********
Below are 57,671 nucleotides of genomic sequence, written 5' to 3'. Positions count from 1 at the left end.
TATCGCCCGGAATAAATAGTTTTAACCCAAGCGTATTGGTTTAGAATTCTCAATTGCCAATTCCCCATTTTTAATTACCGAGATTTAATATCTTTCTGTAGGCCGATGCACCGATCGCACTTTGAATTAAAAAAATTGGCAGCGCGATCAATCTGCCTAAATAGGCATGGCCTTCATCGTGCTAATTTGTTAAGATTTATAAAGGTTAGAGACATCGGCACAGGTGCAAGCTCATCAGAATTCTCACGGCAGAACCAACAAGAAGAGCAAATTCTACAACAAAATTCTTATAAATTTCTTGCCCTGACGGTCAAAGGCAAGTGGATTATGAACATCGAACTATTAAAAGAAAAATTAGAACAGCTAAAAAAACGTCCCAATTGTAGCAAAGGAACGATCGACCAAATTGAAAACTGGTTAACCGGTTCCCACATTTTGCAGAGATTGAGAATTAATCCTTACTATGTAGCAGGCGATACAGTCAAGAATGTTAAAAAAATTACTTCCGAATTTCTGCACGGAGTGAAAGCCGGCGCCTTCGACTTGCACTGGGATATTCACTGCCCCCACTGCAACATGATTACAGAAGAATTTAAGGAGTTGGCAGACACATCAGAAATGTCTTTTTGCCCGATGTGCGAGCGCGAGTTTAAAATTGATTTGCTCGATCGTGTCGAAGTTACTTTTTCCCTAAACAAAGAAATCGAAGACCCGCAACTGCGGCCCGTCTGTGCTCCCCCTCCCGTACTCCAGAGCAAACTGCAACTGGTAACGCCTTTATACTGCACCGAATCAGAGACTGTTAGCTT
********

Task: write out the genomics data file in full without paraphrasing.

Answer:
Below are 57,671 nucleotides of genomic sequence, written 5' to 3'. Positions count from 1 at the left end.
TATCGCCCGGAATAAATAGTTTTAACCCAAGCGTATTGGTTTAGAATTCTCAATTGCCAATTCCCCATTTTTAATTACCGAGATTTAATATCTTTCTGTAGGCCGATGCACCGATCGCACTTTGAATTAAAAAAATTGGCAGCGCGATCAATCTGCCTAAATAGGCATGGCCTTCATCGTGCTAATTTGTTAAGATTTATAAAGGTTAGAGACATCGGCACAGGTGCAAGCTCATCAGAATTCTCACGGCAGAACCAACAAGAAGAGCAAATTCTACAACAAAATTCTTATAAATTTCTTGCCCTGACGGTCAAAGGCAAGTGGATTATGAACATCGAACTATTAAAAGAAAAATTAGAACAGCTAAAAAAACGTCCCAATTGTAGCAAAGGAACGATCGACCAAATTGAAAACTGGTTAACCGGTTCCCACATTTTGCAGAGATTGAGAATTAATCCTTACTATGTAGCAGGCGATACAGTCAAGAATGTTAAAAAAATTACTTCCGAATTTCTGCACGGAGTGAAAGCCGGCGCCTTCGACTTGCACTGGGATATTCACTGCCCCCACTGCAACATGATTACAGAAGAATTTAAGGAGTTGGCAGACACATCAGAAATGTCTTTTTGCCCGATGTGCGAGCGCGAGTTTAAAATTGATTTGCTCGATCGTGTCGAAGTTACTTTTTCCCTAAACAAAGAAATCGAAGACCCGCAACTGCGGCCCGTCTGTGCTCCCCCTCCCGTACTCCAGAGCAAACTGCAACTGGTAACGCCTTTATACTGCACCGAATCAGAGACTGTTAGCTT